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Archive for September, 2011

Today I learned about a new instance level option, its called Query Governor. Looks like its been an available feature for a while, but I never heard of it before. This setting allows you to prevent any queries running longer than a predetermined set value. Any query that has a running cost value more that a set number (Cost measured in seconds).

You can set it two ways. T-sql and SSMS.

  1. T-Sql: Since this option is an advanced option, first we must set ‘show advanced options’. Then RECONFIGURE to be able to set ‘query governor cost limit’ value
USE MASTER
go

EXEC sp_configure 'show advanced options', 1
GO

RECONFIGURE
GO

SELECT * FROM sys.configurations
WHERE name = 'query governor cost limit'
GO

Settings value before:

Query governor cost limit settings before

Query governor cost limit (before)

USE MASTER
go

EXEC sp_configure 'query governor cost limit' , 100   -- 100 seconds
GO

RECONFIGURE
GO

SELECT * FROM sys.configurations
WHERE name IN ('query governor cost limit')

EXEC sp_configure 'show advanced options', 0
GO

RECONFIGURE
GO

Settings value after:

Query governor After

Query governor cost limit (after)

Also, you can set this value per connection using SET command:

SET query_governor_cost_limit 100

2: Right click on server >> properties >> Connections >> Check box (Use query governor to prevent long running queries)

SSMS_Query_Governor

Query Governor in SSMS

Points to keep in mind:

  1. Before you activate ‘query governor’ setting in your production environment, get an estimate of the cost of queries on your production system.

Hope this helps,

_SqlTimes

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Since Sql Server 2005, High Availability (HA) has become very easy to implement in a Sql Server environment. Also, starting Sql 2005, there are 4 methods to implement HA.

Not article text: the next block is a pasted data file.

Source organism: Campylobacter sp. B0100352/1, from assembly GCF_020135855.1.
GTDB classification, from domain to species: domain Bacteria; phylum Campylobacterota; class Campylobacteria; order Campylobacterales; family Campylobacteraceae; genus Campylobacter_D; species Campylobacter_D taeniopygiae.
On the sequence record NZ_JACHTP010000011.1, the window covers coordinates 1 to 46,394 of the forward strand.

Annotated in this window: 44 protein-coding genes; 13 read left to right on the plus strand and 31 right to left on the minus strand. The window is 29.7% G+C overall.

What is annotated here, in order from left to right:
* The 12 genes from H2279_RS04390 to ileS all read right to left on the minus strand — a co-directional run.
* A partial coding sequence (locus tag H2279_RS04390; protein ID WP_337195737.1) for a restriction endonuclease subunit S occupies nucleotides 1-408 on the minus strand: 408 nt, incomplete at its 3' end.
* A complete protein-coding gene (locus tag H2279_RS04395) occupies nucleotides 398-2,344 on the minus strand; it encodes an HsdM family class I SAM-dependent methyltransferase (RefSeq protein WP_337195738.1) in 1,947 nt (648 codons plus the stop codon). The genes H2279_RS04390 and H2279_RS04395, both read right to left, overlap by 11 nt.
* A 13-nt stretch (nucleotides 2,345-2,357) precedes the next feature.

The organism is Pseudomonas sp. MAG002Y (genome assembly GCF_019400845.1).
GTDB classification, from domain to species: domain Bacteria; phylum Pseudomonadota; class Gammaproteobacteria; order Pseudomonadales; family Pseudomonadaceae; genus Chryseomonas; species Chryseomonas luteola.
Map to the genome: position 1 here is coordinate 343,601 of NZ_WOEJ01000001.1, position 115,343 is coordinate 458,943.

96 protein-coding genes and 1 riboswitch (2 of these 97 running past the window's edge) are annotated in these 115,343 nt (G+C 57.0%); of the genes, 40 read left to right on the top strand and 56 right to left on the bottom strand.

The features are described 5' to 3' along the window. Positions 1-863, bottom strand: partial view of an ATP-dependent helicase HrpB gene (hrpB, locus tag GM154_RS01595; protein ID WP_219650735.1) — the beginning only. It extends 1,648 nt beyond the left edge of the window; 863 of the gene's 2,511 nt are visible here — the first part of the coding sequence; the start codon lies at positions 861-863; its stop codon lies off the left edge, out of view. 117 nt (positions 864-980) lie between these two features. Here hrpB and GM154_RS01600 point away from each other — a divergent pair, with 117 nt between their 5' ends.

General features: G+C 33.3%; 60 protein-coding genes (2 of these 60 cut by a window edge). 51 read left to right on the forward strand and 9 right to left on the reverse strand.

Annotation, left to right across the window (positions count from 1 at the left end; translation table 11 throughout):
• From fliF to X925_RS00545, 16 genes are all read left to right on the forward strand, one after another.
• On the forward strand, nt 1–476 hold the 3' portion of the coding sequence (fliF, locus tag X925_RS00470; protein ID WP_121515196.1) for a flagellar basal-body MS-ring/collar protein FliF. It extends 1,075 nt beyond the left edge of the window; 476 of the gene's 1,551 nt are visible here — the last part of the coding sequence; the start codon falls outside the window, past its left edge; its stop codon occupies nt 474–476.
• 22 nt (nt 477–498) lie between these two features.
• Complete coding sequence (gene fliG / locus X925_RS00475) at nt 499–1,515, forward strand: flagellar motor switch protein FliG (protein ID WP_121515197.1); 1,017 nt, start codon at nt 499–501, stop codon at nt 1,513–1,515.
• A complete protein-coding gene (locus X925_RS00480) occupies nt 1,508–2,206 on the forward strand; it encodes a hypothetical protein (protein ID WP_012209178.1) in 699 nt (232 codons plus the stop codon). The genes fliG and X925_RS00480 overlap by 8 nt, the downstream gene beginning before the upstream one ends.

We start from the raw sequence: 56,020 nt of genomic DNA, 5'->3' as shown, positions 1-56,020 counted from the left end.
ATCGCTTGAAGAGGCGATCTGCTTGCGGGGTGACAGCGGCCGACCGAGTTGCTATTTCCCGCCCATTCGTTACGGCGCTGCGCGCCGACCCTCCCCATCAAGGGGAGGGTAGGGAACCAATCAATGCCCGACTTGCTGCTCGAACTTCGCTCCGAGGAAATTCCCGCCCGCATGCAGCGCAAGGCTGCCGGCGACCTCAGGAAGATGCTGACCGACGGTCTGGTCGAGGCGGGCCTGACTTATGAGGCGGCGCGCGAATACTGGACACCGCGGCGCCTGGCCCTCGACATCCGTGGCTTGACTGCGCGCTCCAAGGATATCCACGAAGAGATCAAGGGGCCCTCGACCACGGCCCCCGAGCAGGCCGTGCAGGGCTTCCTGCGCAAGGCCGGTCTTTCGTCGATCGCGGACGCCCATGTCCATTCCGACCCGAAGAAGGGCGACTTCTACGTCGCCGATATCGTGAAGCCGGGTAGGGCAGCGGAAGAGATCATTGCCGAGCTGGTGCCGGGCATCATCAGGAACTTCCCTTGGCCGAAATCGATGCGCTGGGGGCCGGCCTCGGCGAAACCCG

• Failover Clustering
  • Database Mirroring
  • Replication
  • Log Shipping

Though, Failover clustering still is the most popular option, my guess is the other options might make it a more level field going forward.

In the following matrix, I compare some features of each HA option in one table. This gives a good comparison picture of the features available in each option.

Property \ Feature FailoverClustering DB Mirroring Replication Log Shipping
Server Level Yes No No No
Database Level No Yes Yes Yes
Automatic Failover Yes Yes (Only HA Option) No No
Automatic Failure Detection Yes Yes (Only in HA option) No No
Hot, Warm or Cold standby Hot Hot and Warm Options Warm Warm
Server Level Objects Failover Yes (Automatic) Manual Manual Manual
Is data on Failover available for queries while the Primary server is running? No Yes (use Database Snapshots) Yes Yes (Standby Mode)
Are changes allowed at Failover location? No No Yes (Merge and TRN Replication with updating subscribers) No
Is Main and Failover server in a 1-1 relationship? Yes Yes Not Required Not Required
Is 1-Many relationship possible between the Main and Failover servers? No No Yes Yes
Is Many-1 relationship possible between Main and Failover server? No No Yes No
Is Automatic Application redirection possible after failover? Yes Yes No No
Recovery model required for the participating databases? Any FULL ANY FULL & BULK
Can you filter what data is sent to the Failover server? No No Yes No
Where does the logic HA reside? OS + Sql Sql Replication Agents (they run outside Sql Server Sql Agents (Run outside Sql Server)
If you want a reports server, what is the best solution? Not Possible Works, but needs constant refresh of the Snapshot database for latest data. Best Option. Works, but users connections need to be kicked out, when new log is applied.